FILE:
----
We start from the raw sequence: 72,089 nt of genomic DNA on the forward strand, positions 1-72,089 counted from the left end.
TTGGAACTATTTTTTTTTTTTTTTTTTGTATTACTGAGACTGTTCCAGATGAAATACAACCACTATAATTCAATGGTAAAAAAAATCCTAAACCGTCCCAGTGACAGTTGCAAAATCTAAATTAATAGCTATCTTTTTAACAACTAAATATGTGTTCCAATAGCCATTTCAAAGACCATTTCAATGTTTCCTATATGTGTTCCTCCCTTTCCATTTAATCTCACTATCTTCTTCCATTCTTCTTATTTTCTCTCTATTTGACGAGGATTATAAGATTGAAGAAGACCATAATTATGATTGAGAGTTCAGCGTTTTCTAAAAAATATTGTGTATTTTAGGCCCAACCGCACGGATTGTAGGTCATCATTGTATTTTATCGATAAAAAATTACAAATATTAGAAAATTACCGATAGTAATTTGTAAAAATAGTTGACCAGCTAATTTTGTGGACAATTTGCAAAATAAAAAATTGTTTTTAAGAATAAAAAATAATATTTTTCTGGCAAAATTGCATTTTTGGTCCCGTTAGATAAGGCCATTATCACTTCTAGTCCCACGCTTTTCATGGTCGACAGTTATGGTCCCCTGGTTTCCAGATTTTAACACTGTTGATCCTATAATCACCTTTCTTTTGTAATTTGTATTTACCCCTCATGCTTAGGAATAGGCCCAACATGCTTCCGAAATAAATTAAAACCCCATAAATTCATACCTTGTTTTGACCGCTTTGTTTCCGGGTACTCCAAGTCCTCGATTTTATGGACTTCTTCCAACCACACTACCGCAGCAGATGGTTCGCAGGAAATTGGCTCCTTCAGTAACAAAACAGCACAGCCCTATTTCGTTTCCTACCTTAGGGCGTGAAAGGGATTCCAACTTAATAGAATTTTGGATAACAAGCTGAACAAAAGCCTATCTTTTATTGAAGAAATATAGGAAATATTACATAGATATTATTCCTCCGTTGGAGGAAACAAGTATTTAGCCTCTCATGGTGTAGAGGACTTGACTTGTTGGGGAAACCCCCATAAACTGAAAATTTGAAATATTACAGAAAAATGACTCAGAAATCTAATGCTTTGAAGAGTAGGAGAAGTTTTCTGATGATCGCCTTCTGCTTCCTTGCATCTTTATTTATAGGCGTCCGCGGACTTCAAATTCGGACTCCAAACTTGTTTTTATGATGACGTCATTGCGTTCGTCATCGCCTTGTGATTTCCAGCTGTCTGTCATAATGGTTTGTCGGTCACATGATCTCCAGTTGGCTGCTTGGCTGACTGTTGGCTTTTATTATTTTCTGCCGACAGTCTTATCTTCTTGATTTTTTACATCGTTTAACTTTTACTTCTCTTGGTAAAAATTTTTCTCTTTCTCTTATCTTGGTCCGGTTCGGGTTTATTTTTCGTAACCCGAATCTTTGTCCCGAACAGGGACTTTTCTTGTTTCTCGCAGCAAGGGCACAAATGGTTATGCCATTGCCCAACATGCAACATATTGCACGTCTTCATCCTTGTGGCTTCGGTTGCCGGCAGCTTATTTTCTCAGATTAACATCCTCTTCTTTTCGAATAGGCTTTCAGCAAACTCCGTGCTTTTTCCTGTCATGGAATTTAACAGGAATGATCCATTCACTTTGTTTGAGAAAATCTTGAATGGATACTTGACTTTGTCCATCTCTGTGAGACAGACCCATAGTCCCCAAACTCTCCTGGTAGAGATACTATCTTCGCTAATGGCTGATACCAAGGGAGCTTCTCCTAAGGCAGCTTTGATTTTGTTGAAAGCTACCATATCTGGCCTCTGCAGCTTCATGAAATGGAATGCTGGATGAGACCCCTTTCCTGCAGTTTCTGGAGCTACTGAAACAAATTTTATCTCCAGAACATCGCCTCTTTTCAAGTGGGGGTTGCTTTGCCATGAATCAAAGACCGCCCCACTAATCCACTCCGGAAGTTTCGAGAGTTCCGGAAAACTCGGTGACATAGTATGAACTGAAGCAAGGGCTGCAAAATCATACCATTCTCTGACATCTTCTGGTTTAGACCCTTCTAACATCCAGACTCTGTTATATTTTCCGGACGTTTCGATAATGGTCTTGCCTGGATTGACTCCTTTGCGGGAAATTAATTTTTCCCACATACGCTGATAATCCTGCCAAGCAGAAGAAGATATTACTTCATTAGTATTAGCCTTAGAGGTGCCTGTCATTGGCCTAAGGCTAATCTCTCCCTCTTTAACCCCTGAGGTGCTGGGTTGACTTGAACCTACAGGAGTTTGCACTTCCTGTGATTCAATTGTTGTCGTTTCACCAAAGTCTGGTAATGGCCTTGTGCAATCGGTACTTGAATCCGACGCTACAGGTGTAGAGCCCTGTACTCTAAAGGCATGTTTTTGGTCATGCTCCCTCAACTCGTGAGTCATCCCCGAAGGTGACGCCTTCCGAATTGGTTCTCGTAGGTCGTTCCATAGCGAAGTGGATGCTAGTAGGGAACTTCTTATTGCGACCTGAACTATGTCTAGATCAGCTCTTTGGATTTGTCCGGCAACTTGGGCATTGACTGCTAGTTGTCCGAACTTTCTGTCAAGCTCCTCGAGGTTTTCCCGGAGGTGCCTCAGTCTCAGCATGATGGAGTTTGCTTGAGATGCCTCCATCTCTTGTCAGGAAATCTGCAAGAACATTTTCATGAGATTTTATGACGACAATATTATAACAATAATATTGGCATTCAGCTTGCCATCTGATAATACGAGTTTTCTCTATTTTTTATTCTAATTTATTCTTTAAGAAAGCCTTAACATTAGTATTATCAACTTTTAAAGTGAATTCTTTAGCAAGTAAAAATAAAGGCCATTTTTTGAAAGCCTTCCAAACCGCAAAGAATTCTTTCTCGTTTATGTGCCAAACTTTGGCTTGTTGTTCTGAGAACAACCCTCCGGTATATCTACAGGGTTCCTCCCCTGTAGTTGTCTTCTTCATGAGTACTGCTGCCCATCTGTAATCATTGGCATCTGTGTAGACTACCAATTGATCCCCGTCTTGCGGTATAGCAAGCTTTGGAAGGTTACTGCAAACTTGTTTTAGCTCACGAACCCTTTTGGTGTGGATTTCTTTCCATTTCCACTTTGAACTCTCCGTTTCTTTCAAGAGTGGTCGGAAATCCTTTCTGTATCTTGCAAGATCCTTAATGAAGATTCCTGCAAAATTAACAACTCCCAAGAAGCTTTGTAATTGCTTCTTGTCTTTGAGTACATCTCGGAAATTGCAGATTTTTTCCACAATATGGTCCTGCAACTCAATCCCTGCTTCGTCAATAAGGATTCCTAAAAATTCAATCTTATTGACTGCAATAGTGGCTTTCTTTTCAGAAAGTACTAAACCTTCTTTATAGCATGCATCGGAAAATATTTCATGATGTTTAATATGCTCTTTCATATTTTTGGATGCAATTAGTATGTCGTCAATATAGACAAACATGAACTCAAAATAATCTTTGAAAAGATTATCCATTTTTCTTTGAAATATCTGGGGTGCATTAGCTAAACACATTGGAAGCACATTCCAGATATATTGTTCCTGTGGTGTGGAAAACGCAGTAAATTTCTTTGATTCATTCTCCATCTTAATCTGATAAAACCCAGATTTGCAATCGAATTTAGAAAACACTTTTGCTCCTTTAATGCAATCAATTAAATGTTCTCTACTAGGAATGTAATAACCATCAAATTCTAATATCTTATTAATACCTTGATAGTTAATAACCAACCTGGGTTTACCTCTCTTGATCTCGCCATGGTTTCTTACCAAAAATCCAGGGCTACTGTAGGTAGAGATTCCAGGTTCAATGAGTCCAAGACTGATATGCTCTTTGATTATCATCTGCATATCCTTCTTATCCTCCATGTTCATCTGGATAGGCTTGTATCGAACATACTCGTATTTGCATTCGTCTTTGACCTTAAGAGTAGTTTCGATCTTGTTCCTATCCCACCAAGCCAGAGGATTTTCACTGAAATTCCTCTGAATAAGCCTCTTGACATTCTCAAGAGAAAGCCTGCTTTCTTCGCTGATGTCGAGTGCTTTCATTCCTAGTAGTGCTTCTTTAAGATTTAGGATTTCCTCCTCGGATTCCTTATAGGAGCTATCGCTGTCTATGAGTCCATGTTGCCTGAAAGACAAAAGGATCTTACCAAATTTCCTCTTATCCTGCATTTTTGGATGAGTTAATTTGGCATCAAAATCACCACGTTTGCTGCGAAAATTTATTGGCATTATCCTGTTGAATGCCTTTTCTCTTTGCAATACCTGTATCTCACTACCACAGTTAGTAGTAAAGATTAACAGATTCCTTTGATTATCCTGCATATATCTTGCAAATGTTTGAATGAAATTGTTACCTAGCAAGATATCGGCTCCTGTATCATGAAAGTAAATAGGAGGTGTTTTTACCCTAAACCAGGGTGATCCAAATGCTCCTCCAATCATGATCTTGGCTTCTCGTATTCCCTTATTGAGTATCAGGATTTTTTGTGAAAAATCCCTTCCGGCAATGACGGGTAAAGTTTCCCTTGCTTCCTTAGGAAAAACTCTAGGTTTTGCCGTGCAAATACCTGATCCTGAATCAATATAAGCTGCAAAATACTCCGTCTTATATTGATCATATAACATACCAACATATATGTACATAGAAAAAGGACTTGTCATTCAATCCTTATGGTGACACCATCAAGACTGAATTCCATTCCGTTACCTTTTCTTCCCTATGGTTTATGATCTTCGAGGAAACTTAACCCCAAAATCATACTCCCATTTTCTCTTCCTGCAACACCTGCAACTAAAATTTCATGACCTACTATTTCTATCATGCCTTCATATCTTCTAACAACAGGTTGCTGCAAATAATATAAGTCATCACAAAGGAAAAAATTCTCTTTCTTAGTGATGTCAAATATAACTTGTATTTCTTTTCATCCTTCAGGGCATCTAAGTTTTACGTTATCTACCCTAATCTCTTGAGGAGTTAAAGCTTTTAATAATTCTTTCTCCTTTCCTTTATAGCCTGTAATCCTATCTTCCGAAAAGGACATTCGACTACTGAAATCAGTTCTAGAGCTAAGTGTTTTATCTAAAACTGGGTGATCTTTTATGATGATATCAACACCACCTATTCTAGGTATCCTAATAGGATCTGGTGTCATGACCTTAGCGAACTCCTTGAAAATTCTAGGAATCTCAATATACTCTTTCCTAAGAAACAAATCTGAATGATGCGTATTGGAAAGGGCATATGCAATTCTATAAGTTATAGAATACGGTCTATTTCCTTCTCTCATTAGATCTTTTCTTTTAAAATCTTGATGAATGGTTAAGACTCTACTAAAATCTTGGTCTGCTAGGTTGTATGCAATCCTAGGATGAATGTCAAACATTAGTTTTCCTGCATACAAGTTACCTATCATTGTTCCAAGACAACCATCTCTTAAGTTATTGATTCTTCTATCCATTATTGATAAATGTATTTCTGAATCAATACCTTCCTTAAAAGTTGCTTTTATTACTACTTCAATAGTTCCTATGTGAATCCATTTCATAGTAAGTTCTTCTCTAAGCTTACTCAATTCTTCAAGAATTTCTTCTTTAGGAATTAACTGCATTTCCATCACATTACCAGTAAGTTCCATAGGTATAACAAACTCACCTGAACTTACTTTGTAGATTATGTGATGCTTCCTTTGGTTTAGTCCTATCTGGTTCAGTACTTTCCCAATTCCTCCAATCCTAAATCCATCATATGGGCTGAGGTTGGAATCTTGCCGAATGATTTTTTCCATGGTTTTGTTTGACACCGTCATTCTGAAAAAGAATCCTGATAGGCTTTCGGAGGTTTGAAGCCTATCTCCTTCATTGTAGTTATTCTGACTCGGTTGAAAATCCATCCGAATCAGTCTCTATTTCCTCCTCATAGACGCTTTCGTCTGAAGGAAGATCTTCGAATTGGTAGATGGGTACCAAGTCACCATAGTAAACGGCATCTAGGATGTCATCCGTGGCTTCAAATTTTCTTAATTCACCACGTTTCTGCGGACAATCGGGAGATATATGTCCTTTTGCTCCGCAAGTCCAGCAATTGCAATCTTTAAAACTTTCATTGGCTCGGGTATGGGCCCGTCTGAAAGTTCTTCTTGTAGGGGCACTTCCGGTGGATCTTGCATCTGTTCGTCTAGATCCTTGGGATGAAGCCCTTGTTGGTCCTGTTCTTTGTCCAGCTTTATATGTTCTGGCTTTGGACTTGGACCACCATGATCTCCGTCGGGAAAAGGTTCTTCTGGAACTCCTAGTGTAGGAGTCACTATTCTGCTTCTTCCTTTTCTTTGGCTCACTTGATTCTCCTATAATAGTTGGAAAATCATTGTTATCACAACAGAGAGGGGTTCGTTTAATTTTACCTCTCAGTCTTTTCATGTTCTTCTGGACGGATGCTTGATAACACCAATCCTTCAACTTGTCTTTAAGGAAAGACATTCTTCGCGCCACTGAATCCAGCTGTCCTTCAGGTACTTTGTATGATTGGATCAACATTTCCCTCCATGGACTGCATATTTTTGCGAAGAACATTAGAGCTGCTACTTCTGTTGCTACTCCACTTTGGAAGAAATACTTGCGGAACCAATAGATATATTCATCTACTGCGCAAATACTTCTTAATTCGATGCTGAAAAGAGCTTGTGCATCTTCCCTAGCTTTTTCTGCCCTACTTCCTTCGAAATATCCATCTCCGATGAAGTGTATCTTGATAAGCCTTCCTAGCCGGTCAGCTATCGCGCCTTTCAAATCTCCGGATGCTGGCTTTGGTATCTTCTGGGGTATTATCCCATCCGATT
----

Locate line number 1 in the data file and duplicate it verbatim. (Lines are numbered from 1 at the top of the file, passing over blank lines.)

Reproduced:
We start from the raw sequence: 72,089 nt of genomic DNA on the forward strand, positions 1-72,089 counted from the left end.